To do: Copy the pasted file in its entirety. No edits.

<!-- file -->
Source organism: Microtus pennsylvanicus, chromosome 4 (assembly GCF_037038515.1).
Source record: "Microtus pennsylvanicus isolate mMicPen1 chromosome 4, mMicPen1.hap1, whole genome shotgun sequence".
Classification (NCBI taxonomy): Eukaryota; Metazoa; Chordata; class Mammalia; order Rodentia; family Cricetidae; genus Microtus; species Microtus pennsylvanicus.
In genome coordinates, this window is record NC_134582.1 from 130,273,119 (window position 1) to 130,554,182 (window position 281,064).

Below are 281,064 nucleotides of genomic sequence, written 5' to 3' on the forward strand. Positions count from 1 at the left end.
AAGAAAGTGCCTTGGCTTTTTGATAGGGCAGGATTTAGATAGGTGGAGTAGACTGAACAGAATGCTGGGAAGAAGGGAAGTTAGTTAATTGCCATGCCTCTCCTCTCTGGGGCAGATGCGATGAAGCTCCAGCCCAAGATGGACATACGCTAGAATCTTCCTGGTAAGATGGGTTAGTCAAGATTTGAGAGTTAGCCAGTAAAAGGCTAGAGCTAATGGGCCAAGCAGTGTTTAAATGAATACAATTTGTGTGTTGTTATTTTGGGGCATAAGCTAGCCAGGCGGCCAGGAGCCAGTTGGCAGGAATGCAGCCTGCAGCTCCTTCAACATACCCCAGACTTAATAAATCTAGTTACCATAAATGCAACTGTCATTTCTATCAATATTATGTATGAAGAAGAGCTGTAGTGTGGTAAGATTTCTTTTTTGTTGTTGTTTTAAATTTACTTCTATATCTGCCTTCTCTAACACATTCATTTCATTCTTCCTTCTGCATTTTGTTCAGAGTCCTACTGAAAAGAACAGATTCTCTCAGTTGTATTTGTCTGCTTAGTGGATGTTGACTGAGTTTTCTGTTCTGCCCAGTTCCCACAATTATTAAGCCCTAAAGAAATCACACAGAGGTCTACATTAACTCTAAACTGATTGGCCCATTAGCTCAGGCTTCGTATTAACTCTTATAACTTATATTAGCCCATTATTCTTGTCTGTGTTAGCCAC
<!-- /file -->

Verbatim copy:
Source organism: Microtus pennsylvanicus, chromosome 4 (assembly GCF_037038515.1).
Source record: "Microtus pennsylvanicus isolate mMicPen1 chromosome 4, mMicPen1.hap1, whole genome shotgun sequence".
Classification (NCBI taxonomy): Eukaryota; Metazoa; Chordata; class Mammalia; order Rodentia; family Cricetidae; genus Microtus; species Microtus pennsylvanicus.
In genome coordinates, this window is record NC_134582.1 from 130,273,119 (window position 1) to 130,554,182 (window position 281,064).

Below are 281,064 nucleotides of genomic sequence, written 5' to 3' on the forward strand. Positions count from 1 at the left end.
AAGAAAGTGCCTTGGCTTTTTGATAGGGCAGGATTTAGATAGGTGGAGTAGACTGAACAGAATGCTGGGAAGAAGGGAAGTTAGTTAATTGCCATGCCTCTCCTCTCTGGGGCAGATGCGATGAAGCTCCAGCCCAAGATGGACATACGCTAGAATCTTCCTGGTAAGATGGGTTAGTCAAGATTTGAGAGTTAGCCAGTAAAAGGCTAGAGCTAATGGGCCAAGCAGTGTTTAAATGAATACAATTTGTGTGTTGTTATTTTGGGGCATAAGCTAGCCAGGCGGCCAGGAGCCAGTTGGCAGGAATGCAGCCTGCAGCTCCTTCAACATACCCCAGACTTAATAAATCTAGTTACCATAAATGCAACTGTCATTTCTATCAATATTATGTATGAAGAAGAGCTGTAGTGTGGTAAGATTTCTTTTTTGTTGTTGTTTTAAATTTACTTCTATATCTGCCTTCTCTAACACATTCATTTCATTCTTCCTTCTGCATTTTGTTCAGAGTCCTACTGAAAAGAACAGATTCTCTCAGTTGTATTTGTCTGCTTAGTGGATGTTGACTGAGTTTTCTGTTCTGCCCAGTTCCCACAATTATTAAGCCCTAAAGAAATCACACAGAGGTCTACATTAACTCTAAACTGATTGGCCCATTAGCTCAGGCTTCGTATTAACTCTTATAACTTATATTAGCCCATTATTCTTGTCTGTGTTAGCCAC